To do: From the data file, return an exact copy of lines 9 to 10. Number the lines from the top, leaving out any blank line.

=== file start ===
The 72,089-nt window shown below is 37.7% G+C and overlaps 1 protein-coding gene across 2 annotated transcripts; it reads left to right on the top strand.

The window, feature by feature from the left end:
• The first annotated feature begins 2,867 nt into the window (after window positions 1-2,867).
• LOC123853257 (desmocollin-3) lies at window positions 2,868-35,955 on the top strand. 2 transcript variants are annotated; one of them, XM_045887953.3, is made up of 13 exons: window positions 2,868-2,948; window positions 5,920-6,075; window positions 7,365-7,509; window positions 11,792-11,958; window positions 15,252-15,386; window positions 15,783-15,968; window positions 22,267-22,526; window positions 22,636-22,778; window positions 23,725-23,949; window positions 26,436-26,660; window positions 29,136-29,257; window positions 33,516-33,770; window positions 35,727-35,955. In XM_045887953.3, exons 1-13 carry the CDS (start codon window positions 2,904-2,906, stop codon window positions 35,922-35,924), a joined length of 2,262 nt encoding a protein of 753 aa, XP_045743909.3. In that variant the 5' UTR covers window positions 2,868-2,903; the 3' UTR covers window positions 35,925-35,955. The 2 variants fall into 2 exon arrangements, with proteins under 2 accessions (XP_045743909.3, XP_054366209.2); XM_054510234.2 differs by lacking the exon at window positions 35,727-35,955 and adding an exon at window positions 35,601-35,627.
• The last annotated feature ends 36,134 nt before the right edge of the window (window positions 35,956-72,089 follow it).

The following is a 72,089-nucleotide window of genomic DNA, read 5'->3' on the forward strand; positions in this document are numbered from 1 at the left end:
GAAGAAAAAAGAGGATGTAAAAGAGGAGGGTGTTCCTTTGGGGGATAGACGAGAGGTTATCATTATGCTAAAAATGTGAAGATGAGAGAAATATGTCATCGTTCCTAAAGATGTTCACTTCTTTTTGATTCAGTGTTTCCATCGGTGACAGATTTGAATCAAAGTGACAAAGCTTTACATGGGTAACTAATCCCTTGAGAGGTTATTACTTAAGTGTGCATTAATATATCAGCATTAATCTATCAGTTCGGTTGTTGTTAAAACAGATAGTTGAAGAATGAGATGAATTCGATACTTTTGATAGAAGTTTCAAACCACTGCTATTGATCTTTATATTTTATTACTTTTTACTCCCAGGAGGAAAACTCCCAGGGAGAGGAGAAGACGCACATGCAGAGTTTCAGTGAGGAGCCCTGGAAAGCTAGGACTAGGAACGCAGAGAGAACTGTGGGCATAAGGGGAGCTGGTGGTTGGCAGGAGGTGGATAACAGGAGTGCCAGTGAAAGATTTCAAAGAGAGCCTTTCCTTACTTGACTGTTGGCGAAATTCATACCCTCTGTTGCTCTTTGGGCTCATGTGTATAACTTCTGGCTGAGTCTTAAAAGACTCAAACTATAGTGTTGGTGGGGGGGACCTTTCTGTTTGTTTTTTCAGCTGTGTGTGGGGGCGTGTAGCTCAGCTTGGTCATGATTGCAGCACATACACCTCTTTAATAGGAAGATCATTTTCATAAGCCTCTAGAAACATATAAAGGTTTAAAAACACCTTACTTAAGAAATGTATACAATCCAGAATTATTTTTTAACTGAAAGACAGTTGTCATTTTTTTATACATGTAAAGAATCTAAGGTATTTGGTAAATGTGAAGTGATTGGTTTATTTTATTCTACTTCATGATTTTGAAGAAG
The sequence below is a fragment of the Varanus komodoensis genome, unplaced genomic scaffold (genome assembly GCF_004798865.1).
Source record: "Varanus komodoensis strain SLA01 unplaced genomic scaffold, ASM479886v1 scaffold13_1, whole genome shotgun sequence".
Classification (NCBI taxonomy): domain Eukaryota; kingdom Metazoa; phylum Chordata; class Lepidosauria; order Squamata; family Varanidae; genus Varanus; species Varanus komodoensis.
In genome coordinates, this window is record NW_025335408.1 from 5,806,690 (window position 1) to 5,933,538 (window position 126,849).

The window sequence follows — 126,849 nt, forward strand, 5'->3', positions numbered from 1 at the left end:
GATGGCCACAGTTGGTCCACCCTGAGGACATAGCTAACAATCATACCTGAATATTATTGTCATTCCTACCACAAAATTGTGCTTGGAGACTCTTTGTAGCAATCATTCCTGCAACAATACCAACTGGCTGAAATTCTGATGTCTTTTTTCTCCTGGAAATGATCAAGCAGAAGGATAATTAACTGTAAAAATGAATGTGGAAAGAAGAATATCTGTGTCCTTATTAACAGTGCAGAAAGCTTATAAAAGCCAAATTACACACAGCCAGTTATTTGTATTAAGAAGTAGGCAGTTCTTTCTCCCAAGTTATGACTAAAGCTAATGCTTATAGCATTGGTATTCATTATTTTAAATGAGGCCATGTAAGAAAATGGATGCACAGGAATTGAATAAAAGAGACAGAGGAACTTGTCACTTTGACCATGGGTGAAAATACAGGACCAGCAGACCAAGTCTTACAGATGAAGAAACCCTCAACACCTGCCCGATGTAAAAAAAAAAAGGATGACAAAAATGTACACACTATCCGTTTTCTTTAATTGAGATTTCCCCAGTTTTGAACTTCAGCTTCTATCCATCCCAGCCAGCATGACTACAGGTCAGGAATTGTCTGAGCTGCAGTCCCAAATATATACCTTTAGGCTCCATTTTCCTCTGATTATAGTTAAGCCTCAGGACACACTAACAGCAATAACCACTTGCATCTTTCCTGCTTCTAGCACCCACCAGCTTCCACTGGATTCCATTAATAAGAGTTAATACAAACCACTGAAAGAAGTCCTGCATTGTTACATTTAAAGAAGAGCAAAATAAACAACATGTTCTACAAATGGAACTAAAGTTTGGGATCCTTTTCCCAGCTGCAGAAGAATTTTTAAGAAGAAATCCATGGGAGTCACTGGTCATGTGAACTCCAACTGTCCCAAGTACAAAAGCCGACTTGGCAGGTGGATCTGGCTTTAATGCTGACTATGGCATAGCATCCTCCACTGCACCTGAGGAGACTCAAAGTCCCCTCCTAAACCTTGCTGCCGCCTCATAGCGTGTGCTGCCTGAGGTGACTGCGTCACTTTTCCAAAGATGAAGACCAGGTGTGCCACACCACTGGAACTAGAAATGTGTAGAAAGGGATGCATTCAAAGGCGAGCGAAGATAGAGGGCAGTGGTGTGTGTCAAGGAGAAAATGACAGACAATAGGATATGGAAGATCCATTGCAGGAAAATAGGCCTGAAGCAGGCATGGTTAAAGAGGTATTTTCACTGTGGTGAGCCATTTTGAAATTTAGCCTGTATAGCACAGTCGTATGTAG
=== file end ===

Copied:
Source record: "Varanus komodoensis strain SLA01 unplaced genomic scaffold, ASM479886v1 scaffold13_1, whole genome shotgun sequence".
Classification (NCBI taxonomy): domain Eukaryota; kingdom Metazoa; phylum Chordata; class Lepidosauria; order Squamata; family Varanidae; genus Varanus; species Varanus komodoensis.